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Management Research News, vol. 17 no. 3/4
Type: Research Article
ISSN: 0140-9174

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Article
Publication date: 4 October 2011

Sven Carlsson and Vincenzo Corvello

Abstract

Details

European Journal of Innovation Management, vol. 14 no. 4
Type: Research Article
ISSN: 1460-1060

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Article
Publication date: 1 January 2000

Kimberly M. Ellis

This paper analyzes five characteristics associated with the overall decision‐making process that are necessary to achieve a high degree of perceived procedural justice…

Abstract

This paper analyzes five characteristics associated with the overall decision‐making process that are necessary to achieve a high degree of perceived procedural justice within four strategic contexts of focal subsidiaries. Strategic contexts are based on the role of subsidiaries as defined by the flow of knowledge between these subsidiaries and the global network of MNCs. Propositions are developed that relate the five characteristics, the four strategic contexts, and high perceived procedural justice. The propositions represent a template for managers and researchers interested in the successful implementation of global strategic decisions and the improvement of the performance of individual subsidiaries as well as the global competitiveness of multinational corporations.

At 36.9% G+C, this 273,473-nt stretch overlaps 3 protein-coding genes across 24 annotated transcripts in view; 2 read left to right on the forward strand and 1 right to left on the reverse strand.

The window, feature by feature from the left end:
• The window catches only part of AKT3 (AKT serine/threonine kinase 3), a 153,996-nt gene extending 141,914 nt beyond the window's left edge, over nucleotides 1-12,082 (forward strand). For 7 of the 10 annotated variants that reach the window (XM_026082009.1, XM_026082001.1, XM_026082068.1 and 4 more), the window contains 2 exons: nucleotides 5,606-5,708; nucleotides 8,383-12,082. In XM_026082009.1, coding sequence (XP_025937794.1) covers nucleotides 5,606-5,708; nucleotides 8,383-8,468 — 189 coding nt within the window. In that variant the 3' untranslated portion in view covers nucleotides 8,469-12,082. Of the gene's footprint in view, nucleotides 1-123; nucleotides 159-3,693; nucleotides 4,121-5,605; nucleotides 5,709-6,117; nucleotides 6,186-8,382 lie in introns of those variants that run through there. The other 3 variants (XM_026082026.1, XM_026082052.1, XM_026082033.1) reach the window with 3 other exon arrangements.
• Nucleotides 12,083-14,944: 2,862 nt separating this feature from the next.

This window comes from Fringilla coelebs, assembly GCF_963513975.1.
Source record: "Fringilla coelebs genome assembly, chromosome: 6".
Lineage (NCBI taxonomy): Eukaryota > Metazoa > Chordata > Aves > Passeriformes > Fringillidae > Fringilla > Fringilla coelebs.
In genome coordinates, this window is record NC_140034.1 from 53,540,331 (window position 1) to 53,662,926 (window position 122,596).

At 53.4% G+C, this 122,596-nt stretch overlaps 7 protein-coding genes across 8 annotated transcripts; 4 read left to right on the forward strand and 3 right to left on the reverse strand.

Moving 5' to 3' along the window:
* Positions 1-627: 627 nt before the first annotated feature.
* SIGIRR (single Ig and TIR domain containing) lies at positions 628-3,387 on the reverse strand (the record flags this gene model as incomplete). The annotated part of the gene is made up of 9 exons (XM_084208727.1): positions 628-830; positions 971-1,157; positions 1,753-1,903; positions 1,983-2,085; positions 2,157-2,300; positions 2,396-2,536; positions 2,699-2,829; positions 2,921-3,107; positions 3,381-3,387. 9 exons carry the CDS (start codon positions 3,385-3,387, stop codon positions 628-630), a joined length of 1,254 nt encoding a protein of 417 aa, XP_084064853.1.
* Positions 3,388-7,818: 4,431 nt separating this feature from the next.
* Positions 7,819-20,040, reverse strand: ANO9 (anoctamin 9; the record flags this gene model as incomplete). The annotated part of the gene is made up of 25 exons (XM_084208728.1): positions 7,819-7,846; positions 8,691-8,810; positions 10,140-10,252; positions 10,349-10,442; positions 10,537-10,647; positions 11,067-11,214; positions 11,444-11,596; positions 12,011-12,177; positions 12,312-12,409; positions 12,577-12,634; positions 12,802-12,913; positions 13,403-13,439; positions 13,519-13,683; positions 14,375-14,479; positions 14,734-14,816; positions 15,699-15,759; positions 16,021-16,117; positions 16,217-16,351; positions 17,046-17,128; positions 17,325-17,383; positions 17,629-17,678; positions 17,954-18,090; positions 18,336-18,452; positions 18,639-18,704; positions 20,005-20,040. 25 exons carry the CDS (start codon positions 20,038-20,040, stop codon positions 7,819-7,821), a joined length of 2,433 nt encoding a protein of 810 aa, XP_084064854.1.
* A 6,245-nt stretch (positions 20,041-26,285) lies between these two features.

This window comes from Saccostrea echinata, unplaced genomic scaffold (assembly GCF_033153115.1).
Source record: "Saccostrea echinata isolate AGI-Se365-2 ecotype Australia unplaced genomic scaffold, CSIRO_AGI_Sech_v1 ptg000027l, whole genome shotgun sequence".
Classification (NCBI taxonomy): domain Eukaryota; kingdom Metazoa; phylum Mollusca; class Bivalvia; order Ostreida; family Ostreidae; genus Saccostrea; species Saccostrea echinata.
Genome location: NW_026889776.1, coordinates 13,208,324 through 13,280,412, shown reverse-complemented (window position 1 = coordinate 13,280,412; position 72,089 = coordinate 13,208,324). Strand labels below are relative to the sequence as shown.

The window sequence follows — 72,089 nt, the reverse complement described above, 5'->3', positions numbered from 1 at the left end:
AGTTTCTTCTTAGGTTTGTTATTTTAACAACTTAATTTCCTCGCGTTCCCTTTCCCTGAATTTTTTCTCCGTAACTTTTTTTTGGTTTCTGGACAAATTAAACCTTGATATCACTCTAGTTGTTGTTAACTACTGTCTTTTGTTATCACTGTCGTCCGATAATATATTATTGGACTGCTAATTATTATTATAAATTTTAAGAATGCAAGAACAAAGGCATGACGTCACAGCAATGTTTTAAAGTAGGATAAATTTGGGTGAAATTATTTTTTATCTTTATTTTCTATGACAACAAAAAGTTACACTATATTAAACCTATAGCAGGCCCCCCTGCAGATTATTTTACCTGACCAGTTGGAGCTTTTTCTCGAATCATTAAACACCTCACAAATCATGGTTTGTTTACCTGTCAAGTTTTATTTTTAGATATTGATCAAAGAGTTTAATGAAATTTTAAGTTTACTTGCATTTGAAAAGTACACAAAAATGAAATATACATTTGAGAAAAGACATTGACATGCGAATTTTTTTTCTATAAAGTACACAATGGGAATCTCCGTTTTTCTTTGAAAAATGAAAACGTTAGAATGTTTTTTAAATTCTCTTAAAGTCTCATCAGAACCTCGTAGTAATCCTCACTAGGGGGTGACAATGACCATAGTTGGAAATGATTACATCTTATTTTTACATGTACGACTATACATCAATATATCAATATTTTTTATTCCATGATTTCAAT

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Competitiveness Review: An International Business Journal, vol. 10 no. 1
Type: Research Article
ISSN: 1059-5422

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Article
Publication date: 21 October 2013

Christopher Reddick and Donald F. Norris

The purpose of this research is to examine factors that explain top governmental officials' support for e-participation in American local governments, and to examine the…

Abstract

Purpose

The purpose of this research is to examine factors that explain top governmental officials' support for e-participation in American local governments, and to examine the impacts of e-participation adoption on local governments in the USA.

Design/methodology/approach